It’s been nearly 8 years since our son Jacob died of an overdose. Over those years we have been called upon a number of times to comfort parents that are new members to the club.

I remember the faces, the tears and the comfort provided by bereaved parents when we suddenly entered into our sorrows in late March 2014.

We received that phone call again on November 30th. A call from a bereaved sister to another bereaved sister to share the news that their cousin had just joined the club.

You know the journey all to well. You know what is ahead of them. You know the healing process and you know nothing but time will ease the endless pain.

You’re taken back when those calls come. Back to a time and place that you know all to well. A place of surreal numbness and unbelievable pain and a place you don’t want to return to but you must.

So we went to them. It’s best that words be few in these times. It’s a time to be silent and mostly listen to the hearts of the grieving. A time to embrace and wet each other’s shoulders.

I remember their joy when they discovered that they were going to be grandparents. We were so happy for them. Now that child is without a father. Their daughter in law is a widow and they are without their only son.

It’s easy to rejoice with those who rejoice. It’s not so easy to enter into familiar pain and weep with those who weep. But we go gladly remembering the club members who came to us in our first hours.

For those of us who are unfortunately familiar with the grief of losing a child it’s different. We have words of knowledge but for the most part they are better left unsaid. In time the bereaved will learn what we know and those comforting discussions will happen later down the road.

Perhaps the most common thing stated in the early stages of these horrific days is, “I don’t know what to say.” And we don’t. So I suppose it’s not even necessary to say that. But we do. And that’s OK too.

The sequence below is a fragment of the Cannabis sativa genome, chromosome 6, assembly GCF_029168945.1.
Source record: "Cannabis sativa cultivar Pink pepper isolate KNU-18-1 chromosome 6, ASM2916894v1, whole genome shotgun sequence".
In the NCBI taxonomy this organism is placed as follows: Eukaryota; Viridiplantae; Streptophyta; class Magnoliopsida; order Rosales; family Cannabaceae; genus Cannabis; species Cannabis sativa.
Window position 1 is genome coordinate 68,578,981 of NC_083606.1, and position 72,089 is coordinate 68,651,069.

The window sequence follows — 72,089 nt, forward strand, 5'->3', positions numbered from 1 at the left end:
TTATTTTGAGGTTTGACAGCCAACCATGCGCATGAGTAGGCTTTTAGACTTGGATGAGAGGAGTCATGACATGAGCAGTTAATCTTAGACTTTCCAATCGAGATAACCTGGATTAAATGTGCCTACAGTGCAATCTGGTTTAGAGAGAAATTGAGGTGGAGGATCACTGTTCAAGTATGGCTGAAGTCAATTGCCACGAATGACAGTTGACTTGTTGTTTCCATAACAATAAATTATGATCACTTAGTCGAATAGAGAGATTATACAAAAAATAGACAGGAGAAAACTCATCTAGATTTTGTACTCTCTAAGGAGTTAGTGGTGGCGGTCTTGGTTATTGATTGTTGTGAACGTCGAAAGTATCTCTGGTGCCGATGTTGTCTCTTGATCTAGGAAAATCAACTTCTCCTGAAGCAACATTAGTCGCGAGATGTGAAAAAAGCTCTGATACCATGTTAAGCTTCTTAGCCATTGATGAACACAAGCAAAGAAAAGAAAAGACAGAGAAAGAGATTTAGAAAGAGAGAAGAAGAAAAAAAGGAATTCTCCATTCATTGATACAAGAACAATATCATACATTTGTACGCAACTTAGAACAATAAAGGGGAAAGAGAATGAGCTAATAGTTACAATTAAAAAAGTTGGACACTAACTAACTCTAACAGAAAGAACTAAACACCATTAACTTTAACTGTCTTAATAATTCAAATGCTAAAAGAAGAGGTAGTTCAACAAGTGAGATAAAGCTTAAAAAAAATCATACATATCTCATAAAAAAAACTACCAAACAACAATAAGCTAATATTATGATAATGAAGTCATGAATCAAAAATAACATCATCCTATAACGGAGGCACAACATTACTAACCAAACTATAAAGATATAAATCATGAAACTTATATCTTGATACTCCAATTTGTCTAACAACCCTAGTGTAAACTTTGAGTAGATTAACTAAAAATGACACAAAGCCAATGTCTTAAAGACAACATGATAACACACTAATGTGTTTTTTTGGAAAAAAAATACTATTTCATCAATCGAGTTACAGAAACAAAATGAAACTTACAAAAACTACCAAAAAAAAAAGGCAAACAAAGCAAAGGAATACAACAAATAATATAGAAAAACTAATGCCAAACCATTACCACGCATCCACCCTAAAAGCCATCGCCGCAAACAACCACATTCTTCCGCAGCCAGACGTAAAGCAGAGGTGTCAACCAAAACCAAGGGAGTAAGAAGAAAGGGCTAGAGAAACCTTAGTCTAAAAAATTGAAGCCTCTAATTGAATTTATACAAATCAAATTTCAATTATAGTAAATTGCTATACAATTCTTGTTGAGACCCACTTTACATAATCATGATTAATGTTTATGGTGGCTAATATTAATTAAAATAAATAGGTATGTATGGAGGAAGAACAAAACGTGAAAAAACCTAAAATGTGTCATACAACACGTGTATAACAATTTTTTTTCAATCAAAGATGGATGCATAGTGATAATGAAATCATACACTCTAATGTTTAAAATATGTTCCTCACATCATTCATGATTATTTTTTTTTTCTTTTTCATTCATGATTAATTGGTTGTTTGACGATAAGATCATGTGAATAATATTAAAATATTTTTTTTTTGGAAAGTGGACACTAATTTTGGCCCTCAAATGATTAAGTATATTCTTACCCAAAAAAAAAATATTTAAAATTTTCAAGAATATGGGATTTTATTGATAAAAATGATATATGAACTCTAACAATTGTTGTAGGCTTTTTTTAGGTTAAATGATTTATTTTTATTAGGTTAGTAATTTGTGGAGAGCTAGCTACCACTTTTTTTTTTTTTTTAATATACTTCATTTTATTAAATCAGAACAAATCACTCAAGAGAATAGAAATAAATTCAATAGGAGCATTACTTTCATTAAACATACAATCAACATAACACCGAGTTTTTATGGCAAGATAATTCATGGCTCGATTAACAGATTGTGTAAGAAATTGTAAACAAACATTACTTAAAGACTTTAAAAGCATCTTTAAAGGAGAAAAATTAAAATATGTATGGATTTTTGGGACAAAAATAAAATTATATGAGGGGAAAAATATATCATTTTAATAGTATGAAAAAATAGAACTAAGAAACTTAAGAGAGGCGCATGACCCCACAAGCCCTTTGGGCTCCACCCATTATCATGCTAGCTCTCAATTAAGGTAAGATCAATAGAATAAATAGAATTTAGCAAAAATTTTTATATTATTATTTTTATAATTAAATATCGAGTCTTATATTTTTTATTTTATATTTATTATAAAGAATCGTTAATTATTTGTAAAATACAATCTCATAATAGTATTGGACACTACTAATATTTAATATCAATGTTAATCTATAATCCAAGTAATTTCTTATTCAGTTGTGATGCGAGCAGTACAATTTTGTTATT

So we left to enter into the joys and sorrows of those we love and to, “Rejoice with those who rejoice, weep with those who weep.” Romans 12:15

Sometimes, especially in these times, letting our shoulders become tissues is the best and only thing we can do.

Tailgater or bandwagon fan?

I enjoy sports like many if not most Americans. I am a fan but also admit I am a fickle one.

Win or lose I have neither gained or lost anything. For me it’s simply entertainment. I can take it or leave it. If my team is winning I tend to follow them more, if they lose I watch them less. I am a Detroit Lions fan but become quickly disinterested every year.

I am a fickle fan. A bandwagon fan you might say and not a tailgater.

Can this be the spirit of the age in post modern Christian Americans? Can we be fickle admirers of Jesus but not truly committed disciples?

There is a huge difference between an admirer of Jesus and a disciple of Jesus willing to follow him to the end.

It’s so easy in our common circles of non conflicting views to talk about the evils happening in woke culture in our highest institutions and churches.

But will we speak into hostile circles confronting the present evil of this age? This in my view is the difference between an admirer and a disciple.

The good deeds of Jesus gained him many bandwagon admirers but it was his words that pared down this crowd to the core group of true disciples. Committed tailgaters.